If history is any indication of what the market holds for us, September is likely to be a rough ride for stocks once again, with volatility rising as investor fears are broadening.
August was a brutal month for markets, as stocks dropped precipitously from their all-time highs, beginning with six consecutive down days in the market, amid turmoil from a trade war with China, unsatisfying resolutions from the Federal Reserve, and global economic stability.
“August has a reputation as a volatile month, and it sure delivered this year,” wrote Ryan Detrick, senior market strategist for LPL Financial, in a Friday note “Over the past month, we’ve not only seen the worst three days of the year but many 1% swings in both directions.”
While markets were eventually simply oversold from the precipitous six-day decline, China’s central bank pegged the yuan’s official reference point at more robust level than the key 7 yuan-to-the-dollar point, a move that assuaged the currency markets, which were at first terrified by fears that the U.S.-China trade war was devolving into a currency war. However, downdrafts renewed in the second half of August, as investors continued to fear a swift resolution to the trade war.
The Key Is Stabilization
“Going forward, stabilization in the U.S./China trade war is now the most important key to broader market stabilization,” said Tom Essaye, founder of The Sevens Report, in a note. “If the escalation continues, that will cause a further pull-back, regardless of what the [Federal Reserve] is going to do. And, I say that because another 25 or 50 basis points of easing by the Fed won’t materially offset a protracted and escalating trade war.”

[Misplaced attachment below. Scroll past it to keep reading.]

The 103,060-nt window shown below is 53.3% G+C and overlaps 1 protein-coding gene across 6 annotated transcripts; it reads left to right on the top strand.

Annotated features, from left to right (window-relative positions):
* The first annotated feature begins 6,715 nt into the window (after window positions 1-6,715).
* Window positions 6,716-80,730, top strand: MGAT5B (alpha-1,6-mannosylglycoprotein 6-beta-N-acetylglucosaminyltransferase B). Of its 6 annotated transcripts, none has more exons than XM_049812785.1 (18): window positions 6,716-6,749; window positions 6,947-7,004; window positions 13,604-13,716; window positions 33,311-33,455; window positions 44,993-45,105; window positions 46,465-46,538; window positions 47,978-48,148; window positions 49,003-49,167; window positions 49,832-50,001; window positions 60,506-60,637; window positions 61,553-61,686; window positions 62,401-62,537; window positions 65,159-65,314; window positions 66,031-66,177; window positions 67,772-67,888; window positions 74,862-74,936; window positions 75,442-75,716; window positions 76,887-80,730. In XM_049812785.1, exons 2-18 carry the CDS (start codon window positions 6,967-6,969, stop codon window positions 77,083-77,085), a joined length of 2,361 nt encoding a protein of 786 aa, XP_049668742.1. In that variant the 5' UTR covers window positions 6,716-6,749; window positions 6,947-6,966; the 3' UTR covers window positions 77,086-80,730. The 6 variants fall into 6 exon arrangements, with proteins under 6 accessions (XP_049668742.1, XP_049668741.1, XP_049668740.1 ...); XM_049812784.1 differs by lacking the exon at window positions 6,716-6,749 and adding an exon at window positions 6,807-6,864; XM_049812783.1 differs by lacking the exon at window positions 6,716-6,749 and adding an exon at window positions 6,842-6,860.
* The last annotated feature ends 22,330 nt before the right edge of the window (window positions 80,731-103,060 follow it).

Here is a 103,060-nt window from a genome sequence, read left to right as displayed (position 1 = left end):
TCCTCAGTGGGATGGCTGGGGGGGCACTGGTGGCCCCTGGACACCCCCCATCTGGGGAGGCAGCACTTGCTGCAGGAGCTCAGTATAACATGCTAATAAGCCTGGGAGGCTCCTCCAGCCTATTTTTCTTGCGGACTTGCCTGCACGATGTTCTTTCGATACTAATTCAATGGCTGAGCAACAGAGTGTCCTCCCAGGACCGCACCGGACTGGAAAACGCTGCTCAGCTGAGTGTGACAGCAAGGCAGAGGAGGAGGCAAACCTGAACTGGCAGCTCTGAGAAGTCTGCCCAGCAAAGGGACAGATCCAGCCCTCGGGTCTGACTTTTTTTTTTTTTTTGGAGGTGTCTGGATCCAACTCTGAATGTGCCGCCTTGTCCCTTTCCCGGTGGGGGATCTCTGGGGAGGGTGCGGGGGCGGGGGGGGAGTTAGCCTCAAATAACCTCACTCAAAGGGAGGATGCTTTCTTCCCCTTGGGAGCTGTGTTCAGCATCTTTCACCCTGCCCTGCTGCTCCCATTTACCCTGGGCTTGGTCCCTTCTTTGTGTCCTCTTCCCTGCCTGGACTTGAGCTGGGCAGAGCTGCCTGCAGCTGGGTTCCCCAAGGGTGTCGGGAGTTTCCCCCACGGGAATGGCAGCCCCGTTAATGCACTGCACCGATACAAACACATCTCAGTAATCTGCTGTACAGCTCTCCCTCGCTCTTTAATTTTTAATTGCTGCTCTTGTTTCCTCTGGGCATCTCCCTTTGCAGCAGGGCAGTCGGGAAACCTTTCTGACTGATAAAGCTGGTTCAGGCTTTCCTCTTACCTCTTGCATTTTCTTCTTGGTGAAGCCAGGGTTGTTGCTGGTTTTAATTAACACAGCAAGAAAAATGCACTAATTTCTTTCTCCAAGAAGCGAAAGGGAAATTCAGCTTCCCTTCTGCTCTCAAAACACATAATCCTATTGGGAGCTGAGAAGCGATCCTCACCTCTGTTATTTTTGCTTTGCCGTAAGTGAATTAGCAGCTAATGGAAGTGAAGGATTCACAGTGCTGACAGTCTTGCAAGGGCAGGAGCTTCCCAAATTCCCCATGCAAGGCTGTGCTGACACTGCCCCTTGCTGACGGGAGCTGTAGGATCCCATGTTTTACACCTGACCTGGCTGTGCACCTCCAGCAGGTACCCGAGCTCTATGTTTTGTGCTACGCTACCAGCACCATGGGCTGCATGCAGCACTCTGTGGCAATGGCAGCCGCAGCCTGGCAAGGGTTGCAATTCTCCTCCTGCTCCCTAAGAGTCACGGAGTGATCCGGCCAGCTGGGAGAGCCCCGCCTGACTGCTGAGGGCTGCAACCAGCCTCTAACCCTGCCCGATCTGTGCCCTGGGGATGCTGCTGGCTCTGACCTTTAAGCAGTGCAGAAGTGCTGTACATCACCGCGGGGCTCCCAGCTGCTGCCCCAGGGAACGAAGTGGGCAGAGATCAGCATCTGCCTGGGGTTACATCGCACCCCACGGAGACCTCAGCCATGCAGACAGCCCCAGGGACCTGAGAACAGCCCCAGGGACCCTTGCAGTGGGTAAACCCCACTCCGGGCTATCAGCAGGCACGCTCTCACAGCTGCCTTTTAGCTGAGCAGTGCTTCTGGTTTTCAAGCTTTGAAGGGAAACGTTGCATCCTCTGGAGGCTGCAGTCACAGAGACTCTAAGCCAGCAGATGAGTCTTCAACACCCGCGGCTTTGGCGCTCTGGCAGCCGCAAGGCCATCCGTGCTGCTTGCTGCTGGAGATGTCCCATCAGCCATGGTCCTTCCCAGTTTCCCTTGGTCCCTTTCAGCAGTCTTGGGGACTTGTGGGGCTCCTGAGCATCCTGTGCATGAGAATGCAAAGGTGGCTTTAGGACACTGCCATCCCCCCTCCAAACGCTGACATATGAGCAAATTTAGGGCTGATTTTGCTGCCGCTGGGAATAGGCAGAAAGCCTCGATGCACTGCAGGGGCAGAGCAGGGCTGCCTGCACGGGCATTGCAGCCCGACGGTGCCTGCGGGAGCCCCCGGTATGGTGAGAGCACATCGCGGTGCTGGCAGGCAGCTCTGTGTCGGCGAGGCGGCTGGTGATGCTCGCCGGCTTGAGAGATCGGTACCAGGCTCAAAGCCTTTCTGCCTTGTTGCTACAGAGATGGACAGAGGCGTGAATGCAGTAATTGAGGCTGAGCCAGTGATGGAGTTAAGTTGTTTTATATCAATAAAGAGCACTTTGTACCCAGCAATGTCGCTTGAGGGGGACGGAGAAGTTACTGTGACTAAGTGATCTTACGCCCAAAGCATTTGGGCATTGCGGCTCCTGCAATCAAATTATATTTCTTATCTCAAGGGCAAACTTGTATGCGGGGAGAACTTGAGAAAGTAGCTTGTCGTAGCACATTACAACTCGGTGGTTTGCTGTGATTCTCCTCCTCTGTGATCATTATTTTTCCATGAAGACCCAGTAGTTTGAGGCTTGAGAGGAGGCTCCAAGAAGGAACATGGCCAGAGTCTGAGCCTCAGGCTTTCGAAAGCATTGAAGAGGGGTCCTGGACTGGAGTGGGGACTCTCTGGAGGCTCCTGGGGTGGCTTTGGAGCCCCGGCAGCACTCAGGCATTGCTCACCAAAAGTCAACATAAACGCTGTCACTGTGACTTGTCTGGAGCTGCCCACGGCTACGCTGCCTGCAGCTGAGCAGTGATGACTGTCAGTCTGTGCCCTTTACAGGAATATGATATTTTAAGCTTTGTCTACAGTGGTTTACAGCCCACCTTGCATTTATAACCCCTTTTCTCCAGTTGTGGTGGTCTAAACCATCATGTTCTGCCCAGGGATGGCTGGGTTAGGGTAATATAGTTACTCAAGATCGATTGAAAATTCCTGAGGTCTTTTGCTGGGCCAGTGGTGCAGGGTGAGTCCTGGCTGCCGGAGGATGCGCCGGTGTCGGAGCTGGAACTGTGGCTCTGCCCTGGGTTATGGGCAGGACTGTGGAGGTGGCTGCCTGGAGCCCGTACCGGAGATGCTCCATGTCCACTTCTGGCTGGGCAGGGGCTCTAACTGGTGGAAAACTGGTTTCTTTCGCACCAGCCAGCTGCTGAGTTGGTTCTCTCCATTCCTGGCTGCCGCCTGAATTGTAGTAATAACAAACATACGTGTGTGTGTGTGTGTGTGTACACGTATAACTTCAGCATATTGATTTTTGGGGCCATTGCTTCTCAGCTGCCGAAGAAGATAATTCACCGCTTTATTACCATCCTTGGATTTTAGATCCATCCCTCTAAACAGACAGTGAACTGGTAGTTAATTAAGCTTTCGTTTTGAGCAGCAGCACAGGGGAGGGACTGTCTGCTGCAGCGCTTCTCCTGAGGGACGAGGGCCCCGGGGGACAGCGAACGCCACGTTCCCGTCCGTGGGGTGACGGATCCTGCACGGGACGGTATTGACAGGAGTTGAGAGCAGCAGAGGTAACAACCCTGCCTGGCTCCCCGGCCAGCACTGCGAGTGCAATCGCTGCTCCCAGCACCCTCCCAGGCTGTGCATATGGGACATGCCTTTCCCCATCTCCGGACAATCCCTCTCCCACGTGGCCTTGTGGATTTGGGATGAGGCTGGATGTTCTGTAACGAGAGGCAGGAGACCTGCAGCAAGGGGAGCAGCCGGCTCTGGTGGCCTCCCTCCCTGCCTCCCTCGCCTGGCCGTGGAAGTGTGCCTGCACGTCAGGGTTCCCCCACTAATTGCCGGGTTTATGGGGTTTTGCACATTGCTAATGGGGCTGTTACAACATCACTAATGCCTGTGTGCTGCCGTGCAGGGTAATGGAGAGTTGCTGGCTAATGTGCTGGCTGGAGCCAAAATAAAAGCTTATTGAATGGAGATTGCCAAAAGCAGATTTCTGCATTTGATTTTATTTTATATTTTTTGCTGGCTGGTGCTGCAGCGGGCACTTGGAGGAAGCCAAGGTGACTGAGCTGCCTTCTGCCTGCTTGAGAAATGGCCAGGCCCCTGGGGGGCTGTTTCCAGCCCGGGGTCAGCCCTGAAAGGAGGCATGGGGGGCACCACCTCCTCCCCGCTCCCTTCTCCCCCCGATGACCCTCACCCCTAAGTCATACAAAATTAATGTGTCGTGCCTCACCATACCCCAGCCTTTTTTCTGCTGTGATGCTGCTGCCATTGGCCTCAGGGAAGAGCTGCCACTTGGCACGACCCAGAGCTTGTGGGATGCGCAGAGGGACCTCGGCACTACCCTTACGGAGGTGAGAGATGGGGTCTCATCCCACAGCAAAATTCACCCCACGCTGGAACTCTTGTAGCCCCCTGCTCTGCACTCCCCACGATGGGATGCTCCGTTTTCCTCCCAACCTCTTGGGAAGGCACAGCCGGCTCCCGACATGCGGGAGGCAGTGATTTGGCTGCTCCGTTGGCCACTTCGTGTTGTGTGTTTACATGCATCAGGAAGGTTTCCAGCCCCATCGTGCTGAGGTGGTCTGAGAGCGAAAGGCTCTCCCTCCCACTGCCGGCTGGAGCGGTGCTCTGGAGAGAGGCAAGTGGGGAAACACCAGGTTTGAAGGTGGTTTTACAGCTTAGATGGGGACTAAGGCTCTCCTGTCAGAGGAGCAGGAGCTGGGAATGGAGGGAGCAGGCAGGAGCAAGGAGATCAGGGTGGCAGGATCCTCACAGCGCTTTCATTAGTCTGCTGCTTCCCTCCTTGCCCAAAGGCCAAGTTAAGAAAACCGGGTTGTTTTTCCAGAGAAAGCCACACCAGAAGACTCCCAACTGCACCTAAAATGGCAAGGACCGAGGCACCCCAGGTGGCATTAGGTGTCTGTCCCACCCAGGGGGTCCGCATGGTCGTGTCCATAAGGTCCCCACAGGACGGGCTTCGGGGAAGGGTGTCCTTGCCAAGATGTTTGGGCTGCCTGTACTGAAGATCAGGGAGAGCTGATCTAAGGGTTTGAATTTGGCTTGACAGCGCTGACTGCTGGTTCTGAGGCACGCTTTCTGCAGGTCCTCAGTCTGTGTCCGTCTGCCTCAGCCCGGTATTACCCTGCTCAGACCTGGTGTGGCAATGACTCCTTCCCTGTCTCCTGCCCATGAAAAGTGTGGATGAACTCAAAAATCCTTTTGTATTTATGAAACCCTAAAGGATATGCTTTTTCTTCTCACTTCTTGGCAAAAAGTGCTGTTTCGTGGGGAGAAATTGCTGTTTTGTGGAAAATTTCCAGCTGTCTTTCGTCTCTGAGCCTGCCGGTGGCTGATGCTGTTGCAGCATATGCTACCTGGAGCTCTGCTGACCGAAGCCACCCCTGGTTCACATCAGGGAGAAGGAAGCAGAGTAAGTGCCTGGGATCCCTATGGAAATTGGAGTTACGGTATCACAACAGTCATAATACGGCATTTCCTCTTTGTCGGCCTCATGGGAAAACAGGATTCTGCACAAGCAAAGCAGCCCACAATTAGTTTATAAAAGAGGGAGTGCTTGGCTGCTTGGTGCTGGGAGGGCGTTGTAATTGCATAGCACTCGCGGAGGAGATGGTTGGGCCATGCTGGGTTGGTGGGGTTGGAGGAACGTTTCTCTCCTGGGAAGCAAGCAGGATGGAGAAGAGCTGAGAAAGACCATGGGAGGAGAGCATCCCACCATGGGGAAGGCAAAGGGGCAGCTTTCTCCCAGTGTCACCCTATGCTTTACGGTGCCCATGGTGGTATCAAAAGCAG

Throughout the last 100 years, the Dow Jones Industrial Average has averaged a substantial slump during September. “Unfortunately, we’re finally at the worst month of the year from a seasonality perspective,” wrote Justin Walters of Bespoke Investment Group in a Friday note.
While a 15% U.S. tariff on roughly $112 billion in Chinese goods took effect this weekend, essentially adding a tax on about two-thirds of consumer goods coming from China, successive tariffs were also instituted on U.S. goods entering China. Analysts see continued weakness in the global economy as well.
“The global macroeconomic picture continues to show fragility,” Katie Nixon, CIO at Northern Trust Wealth Management, wrote in a note. “We expect overall growth to trend lower under the weight of growing trade uncertainty.”
It’s not all bad news however, as volatility offers the opportunity for the bold. This resurgence in volatility can certainly spark a continued market downturn that could give the Direxion Daily S&P 500 Bear 3X ETF (SPXS ) a boost.
SPXS seeks daily investment results equal to 300 percent of the inverse of the daily performance of the S&P 500 Index. The fund, under normal circumstances, invests in swap agreements, futures contracts, short positions or other financial instruments that, in combination, provide inverse (opposite) or short leveraged exposure to the index equal to at least 80 percent of the fund’s net assets (plus borrowing for investment purposes).
Meanwhile, those investors who see contracting volatility could look at a more traditional bullish stock allocation with ETFs like the UltraPro Long S&P 500 ETF (UPRO ) or the Direxion S&P 500 Bull 2x ETF (SPUU ).
This article originally appeared on ETFTrends.com.